No one wants to miss out on a bargain…
Many businesses have encountered the situation where a customer decides to ‘cancel’ the contract, despite having no contractual entitlement to do so. This can leave you in a difficult position.
The issue often arises in long term supply or service contracts when one party declares that it is going to stop making payments (or has stopped making such payments) and will no longer continue with the contract. They may cite a reason, such as unsatisfactory performance. However, the real motive may simply be a wish to escape the contract; perhaps due to cash flow issues or a plan to take the business elsewhere.
Faced with such wrongful termination, you may be tempted to let matters be, or to require only on the payment of sums due to date. However, that leaves you without the further income that you had expected to earn over the full term – referred to in the dusty law books as the ‘loss of a bargain’.
Generally, where the other party to your contract commits (or says it will commit) a breach so serious as to go to the very essence of the contract, this will be a repudiatory breach. A wrongful termination of a contract will amount to such a breach.
When faced with a repudiatory breach, you may elect to affirm the contract and press the other party to perform it. However, if you want to end the contract, you must elect to accept the breach and tell the other party that you are treating the contract as discharged.
Whilst this discharges you from your further obligations under the contract you remain able to claim:
- Payment of any overdue invoices; and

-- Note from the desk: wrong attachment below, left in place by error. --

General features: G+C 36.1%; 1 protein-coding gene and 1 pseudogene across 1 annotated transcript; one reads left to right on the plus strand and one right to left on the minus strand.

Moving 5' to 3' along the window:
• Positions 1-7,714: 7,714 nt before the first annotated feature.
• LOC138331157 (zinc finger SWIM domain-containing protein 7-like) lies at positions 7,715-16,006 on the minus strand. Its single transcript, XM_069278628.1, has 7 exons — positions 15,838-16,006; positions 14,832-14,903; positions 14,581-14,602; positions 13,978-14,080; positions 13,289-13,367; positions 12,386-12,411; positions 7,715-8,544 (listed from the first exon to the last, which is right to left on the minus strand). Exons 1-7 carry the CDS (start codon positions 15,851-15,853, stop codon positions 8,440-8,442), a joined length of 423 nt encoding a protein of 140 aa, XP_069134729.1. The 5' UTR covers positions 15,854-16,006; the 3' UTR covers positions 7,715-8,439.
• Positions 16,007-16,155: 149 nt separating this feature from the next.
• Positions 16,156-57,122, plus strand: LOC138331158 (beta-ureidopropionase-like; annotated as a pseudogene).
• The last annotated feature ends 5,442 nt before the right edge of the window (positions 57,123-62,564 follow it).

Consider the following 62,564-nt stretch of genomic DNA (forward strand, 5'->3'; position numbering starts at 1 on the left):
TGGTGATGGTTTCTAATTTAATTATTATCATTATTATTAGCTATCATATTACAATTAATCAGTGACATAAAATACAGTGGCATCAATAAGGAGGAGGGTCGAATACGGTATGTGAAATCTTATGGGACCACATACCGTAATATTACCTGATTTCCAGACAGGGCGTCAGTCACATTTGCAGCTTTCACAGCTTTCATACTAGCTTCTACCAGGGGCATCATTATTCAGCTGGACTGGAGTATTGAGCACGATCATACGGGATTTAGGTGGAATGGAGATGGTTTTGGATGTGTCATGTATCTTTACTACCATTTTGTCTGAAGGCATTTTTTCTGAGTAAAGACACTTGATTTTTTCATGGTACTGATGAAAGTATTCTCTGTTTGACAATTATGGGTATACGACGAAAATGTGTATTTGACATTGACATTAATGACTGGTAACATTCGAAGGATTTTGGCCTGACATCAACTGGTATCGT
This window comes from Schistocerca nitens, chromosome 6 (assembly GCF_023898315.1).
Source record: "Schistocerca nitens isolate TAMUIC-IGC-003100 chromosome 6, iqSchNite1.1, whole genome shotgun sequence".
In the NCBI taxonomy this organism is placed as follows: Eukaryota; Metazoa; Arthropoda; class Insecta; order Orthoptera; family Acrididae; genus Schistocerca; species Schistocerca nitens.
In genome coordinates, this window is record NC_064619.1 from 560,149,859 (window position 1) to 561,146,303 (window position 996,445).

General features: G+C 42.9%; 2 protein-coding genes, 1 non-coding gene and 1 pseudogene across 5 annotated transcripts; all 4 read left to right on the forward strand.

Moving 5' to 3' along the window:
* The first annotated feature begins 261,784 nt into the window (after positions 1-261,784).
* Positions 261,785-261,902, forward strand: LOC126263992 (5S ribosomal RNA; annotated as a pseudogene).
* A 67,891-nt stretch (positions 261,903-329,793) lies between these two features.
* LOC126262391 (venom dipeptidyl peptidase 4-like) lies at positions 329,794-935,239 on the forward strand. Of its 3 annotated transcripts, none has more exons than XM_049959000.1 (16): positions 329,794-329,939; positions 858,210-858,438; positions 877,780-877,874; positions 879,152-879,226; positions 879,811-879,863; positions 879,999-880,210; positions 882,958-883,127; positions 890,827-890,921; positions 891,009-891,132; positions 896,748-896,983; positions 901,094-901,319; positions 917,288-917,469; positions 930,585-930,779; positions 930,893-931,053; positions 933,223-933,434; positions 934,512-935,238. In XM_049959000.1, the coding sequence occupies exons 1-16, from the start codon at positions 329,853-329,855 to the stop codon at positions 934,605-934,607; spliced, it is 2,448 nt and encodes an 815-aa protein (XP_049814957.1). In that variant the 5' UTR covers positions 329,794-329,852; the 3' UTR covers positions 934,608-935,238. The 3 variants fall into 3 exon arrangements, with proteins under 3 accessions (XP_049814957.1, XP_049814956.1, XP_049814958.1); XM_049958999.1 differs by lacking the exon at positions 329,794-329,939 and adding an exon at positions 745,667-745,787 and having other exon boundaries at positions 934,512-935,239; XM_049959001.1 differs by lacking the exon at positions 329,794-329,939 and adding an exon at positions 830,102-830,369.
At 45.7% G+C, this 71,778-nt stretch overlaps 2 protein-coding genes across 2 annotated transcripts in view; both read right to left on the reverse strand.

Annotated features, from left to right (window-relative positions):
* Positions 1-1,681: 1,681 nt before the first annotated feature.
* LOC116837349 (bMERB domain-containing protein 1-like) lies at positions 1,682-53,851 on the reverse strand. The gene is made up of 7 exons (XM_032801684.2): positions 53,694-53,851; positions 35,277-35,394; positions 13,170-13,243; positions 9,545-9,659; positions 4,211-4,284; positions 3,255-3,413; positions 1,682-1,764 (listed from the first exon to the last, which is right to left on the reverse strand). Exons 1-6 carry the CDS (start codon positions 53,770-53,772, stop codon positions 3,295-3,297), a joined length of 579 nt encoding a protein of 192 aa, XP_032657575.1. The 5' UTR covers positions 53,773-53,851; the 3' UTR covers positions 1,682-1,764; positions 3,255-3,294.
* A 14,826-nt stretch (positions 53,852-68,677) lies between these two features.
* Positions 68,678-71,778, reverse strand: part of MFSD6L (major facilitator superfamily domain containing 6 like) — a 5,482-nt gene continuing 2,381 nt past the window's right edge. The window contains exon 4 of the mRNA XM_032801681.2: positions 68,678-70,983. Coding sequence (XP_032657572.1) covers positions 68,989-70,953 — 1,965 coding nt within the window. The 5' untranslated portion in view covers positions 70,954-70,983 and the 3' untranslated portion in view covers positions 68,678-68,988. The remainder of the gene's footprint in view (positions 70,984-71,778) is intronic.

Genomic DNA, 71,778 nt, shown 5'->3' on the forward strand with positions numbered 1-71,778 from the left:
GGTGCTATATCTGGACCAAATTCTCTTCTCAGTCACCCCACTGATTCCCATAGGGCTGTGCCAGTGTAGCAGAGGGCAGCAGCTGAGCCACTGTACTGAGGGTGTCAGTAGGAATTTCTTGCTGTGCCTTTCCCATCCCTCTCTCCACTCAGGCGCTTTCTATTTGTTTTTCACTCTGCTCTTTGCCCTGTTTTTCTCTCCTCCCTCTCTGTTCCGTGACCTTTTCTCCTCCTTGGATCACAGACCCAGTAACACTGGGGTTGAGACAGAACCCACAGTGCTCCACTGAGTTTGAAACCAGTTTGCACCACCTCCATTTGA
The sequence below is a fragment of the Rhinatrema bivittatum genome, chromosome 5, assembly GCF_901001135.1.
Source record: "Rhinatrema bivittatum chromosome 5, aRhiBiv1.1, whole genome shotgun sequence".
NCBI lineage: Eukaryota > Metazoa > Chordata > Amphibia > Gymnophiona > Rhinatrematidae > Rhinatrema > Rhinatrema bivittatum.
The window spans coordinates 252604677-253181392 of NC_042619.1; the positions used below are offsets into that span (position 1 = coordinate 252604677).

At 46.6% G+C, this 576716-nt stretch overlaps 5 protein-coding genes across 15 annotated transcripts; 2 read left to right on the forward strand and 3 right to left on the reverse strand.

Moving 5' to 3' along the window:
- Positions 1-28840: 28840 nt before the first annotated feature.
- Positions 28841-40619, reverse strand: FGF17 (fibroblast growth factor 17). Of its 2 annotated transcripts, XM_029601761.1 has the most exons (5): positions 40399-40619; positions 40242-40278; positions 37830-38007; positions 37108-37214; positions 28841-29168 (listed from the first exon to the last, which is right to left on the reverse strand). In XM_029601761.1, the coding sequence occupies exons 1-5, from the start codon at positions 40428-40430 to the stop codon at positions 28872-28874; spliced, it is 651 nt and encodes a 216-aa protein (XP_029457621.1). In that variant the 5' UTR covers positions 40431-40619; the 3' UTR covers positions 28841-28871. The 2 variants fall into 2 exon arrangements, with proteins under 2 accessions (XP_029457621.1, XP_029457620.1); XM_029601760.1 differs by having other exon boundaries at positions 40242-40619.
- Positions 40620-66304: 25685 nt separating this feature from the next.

- The profit you would have made had the contract had run its course.
Damages for breach of contract are intended to put the wronged party in the position that it would have been if there had been no breach.
As to the other party; they may allege that their own reason for termination (for example, poor service) was itself a repudiatory breach on your part, allowing them to terminate in the manner that they did. Disputes often come to a head with both parties alleging that the other is guilty of a repudiatory breach and claiming significant damages.
Electing to treat a contract as repudiated therefore has its risks. If you terminate the agreement based on a breach that is not serious enough to be repudiatory, then you will yourself have breached the contract and could face a claim for damages.
The uncertainty over what might constitute a termination event is often managed in contracts by termination clauses that permit termination in specified scenarios; such as, non-payment, late delivery, or service issues. Indeed, the contract may provide for termination in circumstances which would not of themselves amount to a repudiatory breach. Such clauses will often provide for the remediation due in the circumstances of early termination and this gives a degree of certainty.
However, tread carefully when deciding to rely on the contractual termination provision rather than electing to accept a repudiatory breach because, in doing so, you could forgo your right to claim for the ‘loss of bargain’.
A well thought out exit strategy is vital and this is the time to pick up the phone to your solicitor. A discussion at an early stage is likely to save disappointment and expense in the long run.